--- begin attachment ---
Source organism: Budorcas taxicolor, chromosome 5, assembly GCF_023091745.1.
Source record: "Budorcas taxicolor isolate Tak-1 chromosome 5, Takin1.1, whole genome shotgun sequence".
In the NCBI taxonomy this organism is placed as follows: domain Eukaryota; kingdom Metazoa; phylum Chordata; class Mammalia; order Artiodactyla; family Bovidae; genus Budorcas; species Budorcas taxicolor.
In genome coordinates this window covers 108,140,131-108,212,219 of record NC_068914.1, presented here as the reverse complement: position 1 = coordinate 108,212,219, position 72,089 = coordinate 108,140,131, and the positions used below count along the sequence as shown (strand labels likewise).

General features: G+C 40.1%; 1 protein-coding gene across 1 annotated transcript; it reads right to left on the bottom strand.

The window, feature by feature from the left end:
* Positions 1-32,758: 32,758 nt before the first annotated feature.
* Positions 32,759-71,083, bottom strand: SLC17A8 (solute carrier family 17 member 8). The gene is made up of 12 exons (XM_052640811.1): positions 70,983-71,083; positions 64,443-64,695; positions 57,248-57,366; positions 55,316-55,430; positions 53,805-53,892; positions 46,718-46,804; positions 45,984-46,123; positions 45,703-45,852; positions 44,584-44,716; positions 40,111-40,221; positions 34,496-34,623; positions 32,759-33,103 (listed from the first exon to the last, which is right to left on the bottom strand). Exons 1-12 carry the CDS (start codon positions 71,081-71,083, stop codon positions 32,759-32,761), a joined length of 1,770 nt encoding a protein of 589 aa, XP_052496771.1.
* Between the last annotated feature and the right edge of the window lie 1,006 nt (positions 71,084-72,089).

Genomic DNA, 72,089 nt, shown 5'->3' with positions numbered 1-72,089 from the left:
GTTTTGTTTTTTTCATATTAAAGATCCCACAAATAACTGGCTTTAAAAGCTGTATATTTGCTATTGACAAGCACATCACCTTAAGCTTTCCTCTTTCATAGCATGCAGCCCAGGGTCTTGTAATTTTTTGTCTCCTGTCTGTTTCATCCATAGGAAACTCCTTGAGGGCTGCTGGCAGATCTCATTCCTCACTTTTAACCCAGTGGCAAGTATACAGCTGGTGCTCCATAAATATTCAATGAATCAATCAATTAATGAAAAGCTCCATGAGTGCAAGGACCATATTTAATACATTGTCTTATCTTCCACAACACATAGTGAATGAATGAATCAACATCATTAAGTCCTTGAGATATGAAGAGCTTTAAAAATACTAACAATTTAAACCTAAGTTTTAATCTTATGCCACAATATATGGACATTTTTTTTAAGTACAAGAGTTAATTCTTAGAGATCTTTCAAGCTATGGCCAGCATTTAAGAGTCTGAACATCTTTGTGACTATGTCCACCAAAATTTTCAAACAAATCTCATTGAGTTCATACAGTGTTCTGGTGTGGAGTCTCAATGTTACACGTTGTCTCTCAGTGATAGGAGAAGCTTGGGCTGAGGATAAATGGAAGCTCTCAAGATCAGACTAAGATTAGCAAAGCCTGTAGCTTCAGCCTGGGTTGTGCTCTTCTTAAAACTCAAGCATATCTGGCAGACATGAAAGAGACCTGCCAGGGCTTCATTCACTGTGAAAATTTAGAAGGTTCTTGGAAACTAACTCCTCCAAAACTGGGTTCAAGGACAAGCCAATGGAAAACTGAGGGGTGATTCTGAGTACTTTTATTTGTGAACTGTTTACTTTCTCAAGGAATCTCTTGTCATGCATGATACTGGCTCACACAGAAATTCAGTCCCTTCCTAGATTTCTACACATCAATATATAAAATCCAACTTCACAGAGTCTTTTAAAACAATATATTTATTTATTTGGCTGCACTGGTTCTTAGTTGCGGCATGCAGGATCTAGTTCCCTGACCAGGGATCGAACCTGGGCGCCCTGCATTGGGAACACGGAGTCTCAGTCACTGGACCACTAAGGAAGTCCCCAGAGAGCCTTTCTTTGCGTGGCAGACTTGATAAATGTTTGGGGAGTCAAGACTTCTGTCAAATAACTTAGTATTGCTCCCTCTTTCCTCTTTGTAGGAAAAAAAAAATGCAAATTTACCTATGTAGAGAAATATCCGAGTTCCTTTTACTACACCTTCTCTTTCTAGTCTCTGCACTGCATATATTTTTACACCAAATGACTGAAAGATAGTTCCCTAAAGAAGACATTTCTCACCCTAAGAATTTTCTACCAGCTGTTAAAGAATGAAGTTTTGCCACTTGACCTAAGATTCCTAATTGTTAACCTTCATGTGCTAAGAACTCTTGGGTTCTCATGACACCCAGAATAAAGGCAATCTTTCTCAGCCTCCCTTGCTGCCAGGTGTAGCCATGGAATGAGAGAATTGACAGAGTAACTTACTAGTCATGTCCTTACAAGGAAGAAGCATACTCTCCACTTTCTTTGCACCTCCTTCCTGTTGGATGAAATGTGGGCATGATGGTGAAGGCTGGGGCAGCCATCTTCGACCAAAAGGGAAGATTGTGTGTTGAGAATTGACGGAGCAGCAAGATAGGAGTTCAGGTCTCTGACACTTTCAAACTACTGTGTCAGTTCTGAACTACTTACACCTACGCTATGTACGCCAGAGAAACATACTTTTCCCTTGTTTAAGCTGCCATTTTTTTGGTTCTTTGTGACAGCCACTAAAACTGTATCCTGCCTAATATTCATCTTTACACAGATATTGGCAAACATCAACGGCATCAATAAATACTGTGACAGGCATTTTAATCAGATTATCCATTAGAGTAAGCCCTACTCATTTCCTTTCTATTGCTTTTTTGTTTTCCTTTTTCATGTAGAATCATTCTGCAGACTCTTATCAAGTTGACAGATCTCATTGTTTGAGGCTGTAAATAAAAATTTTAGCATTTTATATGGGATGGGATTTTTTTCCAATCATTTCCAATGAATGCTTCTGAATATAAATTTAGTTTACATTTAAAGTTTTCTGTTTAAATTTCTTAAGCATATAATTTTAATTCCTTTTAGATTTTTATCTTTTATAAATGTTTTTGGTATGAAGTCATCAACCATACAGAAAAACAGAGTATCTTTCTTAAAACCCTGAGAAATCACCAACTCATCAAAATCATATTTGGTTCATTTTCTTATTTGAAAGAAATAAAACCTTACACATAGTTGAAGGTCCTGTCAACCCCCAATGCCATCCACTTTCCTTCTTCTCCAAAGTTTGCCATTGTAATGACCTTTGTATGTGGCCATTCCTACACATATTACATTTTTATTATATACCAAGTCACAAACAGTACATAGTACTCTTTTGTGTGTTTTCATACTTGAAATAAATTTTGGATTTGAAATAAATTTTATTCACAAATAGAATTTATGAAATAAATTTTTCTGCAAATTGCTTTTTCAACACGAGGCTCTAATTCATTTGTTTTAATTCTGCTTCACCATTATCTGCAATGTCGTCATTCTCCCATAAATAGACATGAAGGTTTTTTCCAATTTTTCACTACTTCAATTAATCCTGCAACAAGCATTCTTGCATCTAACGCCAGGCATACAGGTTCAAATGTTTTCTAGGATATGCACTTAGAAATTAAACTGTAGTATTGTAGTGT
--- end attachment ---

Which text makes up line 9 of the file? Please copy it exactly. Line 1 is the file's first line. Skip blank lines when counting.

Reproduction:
* Between the last annotated feature and the right edge of the window lie 1,006 nt (positions 71,084-72,089).